Pomegranates are a fruit with ancient origins that grow in the Middle East, Asia, Mediterranean, and the southwestern USA. In Greek mythology, pomegranate is called the fruit of the dead and leads to Persephone spending seven months a year in the underworld. Today, pomegranate is consumed in a wide variety of sweet and savory forms including fresh, dried, and juiced.
What is Pomegranate?
Pomegranates are round, reddish-brown fruits with a hard, smooth exterior. They grow on shrub-like trees and are typically similar in size to a navel orange. The interior of a pomegranate consists of a white, pulpy mesocarp surrounding small seeds. The seeds, also known as arils, are about the size of corn kernels and contain bright red juice. They are the only edible part of the fruit, with each pomegranate containing hundreds of seeds.
Pomegranates are in season during the winter months and make an attractive addition to a holiday table. The fruit and the juice are used for a long list of Iranian, Indian, Turkish, Greek, and Mexican dishes. The juice also makes an effective natural dye.
How to Use and Cook With Pomegranate
Pomegranate seeds can be eaten fresh as a sweet-tart snack, used as a garnish or ingredient, or dried. To peel a pomegranate, cut off the very top at the crown. Scoop out some of the core, careful not to disturb any seeds. Use a sharp knife to score just the thin outer peel, cutting from the top to the bottom and creating four segments. Carefully press into the middle where you hollowed out the core to separate the fruit into quarters. Peel away any loose white pulp. Dunk the segment into a bowl of cool water and bend the outer peel back to pop out loose seeds. Carefully pry the others loose underwater. The seeds will sink to the bottom and the inedible pulp will float.
The seeds can be used as-is or pressed to make pomegranate juice. Fresh juice is sometimes cooked until thick to create pomegranate molasses. The seeds can also be frozen or dried.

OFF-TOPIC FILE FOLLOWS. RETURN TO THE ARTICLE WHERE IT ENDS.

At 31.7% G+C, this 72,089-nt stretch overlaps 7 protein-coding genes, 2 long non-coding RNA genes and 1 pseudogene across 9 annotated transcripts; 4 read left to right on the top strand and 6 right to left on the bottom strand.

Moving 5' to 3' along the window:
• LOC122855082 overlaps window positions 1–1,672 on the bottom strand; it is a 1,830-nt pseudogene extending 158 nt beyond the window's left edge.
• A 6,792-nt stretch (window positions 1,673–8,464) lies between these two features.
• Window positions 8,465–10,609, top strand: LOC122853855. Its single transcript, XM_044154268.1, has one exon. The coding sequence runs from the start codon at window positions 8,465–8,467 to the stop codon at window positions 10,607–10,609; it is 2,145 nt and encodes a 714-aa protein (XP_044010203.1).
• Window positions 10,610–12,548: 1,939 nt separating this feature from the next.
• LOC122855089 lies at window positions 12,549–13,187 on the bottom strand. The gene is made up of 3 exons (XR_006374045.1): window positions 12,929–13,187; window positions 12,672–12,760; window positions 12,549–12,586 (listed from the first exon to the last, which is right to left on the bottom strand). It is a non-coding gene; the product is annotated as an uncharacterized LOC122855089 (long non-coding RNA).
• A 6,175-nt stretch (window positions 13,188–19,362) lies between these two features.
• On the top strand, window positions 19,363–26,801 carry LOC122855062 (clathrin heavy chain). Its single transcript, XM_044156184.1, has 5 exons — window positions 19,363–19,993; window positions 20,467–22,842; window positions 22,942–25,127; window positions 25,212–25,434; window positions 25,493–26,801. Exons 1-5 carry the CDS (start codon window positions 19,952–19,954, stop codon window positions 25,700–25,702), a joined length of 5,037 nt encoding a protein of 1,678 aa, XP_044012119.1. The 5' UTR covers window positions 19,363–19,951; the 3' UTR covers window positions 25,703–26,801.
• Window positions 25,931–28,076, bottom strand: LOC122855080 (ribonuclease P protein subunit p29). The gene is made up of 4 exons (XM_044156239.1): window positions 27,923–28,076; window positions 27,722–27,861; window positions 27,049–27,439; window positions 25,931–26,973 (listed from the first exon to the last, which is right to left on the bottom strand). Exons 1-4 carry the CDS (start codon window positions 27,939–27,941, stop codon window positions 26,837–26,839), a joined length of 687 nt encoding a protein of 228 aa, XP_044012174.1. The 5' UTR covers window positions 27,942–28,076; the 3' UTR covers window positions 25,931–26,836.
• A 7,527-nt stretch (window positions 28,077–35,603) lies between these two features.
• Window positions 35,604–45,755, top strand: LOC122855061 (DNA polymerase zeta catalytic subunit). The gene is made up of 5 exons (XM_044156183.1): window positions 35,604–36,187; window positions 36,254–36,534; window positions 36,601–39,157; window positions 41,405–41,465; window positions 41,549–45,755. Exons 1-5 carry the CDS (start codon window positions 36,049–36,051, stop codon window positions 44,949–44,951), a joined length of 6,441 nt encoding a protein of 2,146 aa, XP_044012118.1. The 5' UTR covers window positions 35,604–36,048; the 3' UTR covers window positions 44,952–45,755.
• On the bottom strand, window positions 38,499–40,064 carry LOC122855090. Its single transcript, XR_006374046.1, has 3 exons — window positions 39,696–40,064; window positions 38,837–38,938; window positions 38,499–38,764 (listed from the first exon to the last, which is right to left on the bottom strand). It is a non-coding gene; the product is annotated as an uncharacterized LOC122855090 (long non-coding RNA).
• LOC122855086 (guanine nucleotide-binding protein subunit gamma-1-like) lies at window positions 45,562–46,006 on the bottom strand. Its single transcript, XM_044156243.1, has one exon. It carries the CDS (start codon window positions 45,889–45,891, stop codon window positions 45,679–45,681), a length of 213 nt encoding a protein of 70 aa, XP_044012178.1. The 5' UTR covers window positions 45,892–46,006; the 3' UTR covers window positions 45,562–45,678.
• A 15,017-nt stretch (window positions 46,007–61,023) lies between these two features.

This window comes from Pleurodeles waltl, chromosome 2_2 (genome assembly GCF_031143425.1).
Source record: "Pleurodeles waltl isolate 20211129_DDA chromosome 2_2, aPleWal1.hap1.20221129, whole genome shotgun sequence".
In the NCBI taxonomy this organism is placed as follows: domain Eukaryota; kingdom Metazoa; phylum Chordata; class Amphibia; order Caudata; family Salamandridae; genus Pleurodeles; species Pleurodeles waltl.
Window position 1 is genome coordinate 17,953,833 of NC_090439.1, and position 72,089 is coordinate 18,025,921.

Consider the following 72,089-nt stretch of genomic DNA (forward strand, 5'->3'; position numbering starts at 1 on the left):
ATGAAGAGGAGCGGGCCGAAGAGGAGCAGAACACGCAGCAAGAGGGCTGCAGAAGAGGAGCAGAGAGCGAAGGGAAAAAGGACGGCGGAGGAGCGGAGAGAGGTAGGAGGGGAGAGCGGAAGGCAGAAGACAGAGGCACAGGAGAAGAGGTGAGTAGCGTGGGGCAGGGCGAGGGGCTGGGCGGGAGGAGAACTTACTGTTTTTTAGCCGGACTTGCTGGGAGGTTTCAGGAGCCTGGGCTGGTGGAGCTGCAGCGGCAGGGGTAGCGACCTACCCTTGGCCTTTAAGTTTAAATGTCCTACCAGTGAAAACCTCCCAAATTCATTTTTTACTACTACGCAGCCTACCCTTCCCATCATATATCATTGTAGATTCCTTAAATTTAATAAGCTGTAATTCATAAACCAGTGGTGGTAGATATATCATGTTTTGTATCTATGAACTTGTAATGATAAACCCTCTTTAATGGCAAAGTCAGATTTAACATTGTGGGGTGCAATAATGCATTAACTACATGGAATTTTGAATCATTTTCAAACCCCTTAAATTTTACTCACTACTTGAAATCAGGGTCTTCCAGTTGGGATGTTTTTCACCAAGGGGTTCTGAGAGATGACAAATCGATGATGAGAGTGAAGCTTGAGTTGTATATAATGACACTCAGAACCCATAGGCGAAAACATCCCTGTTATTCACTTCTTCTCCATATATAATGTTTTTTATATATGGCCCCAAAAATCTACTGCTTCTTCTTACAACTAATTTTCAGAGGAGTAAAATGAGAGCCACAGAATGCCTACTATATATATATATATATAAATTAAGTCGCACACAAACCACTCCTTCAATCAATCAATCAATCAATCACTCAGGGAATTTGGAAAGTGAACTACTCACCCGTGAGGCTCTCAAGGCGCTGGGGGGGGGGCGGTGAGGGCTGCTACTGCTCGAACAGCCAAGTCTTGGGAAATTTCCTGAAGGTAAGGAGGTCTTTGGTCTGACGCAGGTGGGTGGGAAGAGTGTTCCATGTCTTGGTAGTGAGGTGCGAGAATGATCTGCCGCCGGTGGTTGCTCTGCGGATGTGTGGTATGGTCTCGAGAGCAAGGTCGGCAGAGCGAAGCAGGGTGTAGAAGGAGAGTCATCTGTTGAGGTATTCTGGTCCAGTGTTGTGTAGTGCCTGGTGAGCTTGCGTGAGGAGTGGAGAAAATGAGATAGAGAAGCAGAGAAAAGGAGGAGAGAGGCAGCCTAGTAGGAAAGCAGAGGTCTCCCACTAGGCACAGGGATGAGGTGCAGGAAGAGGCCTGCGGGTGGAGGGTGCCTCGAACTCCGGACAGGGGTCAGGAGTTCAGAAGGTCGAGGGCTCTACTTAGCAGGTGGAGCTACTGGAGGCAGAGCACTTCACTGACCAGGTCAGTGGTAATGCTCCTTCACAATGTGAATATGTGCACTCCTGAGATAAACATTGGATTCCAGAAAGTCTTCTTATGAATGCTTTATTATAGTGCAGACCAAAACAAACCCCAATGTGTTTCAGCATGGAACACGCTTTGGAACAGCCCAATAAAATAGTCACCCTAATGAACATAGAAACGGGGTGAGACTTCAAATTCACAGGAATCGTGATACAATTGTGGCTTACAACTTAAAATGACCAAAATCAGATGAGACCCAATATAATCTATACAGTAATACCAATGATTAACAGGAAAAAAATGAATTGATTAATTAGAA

Be forewarned that pomegranate juice will stain not only your fingers but also your clothes, which is why it has been used as a natural dye by many cultures. Wear an apron when working with the fruit to guard against any splashes that might spot your clothing. The juice will also stain plastic containers, so use glass or disposable plastic bags when possible. Avoid using aluminum and carbon steel knives or cooking vessels with pomegranates as they can turn the juice bitter.
What Does Pomegranate Taste Like?
Pomegranate is a juicy fruit with a sweet and tart flavor. The juice is sometimes used in place of citrus juice to add brightness to a drink or dish. The seeds are crunchy and juicy, and add a nice counterpoint to rich dishes like stews and dips.
Pomegranate is frequently used raw, with whole seeds eaten out-of-hand, as an ingredient, or as a colorful garnish. The raw seeds are also used to make bright red juice. Pomegranate juice is enjoyed as a beverage, cocktail mixer, and an ingredient in sweet and savory sauces and dishes. The fruit can also be cooked down to make jellies and jams.
Where to Buy Pomegranate
Look for fresh pomegranates in your local grocery from late fall through early spring. Select large fruits that feel heavy for their size and are free from bruises or punctures. If you live in a region that grows pomegranates, you may be able to find fresh fruit at your local farmers' market seasonally.
Dried and frozen seeds are available year-round, as is pomegranate juice and molasses.
How to Store Pomegranate
The pomegranate is picked ripe and does not continue to ripen off the tree. Therefore, there is no need to let it ripen at home before use. Whole, fresh pomegranates will keep on your counter for up to a week or in the fridge for up to two weeks. Seeds will keep in an airtight container in the fridge for up to five days or in the freezer for up to three months. Fresh juice should be consumed within a week.
Nutrition and Benefits
Pomegranate has been the cause of some dubious health claims by food manufacturers, and health studies continue to look at the potential benefits of the fruit and its juice. Regardless, pomegranate seeds are high in heart-healthy fiber, and both the seeds and juice and high in antioxidants. The seeds are a good source of vitamin C (12% of daily value) and K (10% of daily value) and are low in fat and cholesterol-free.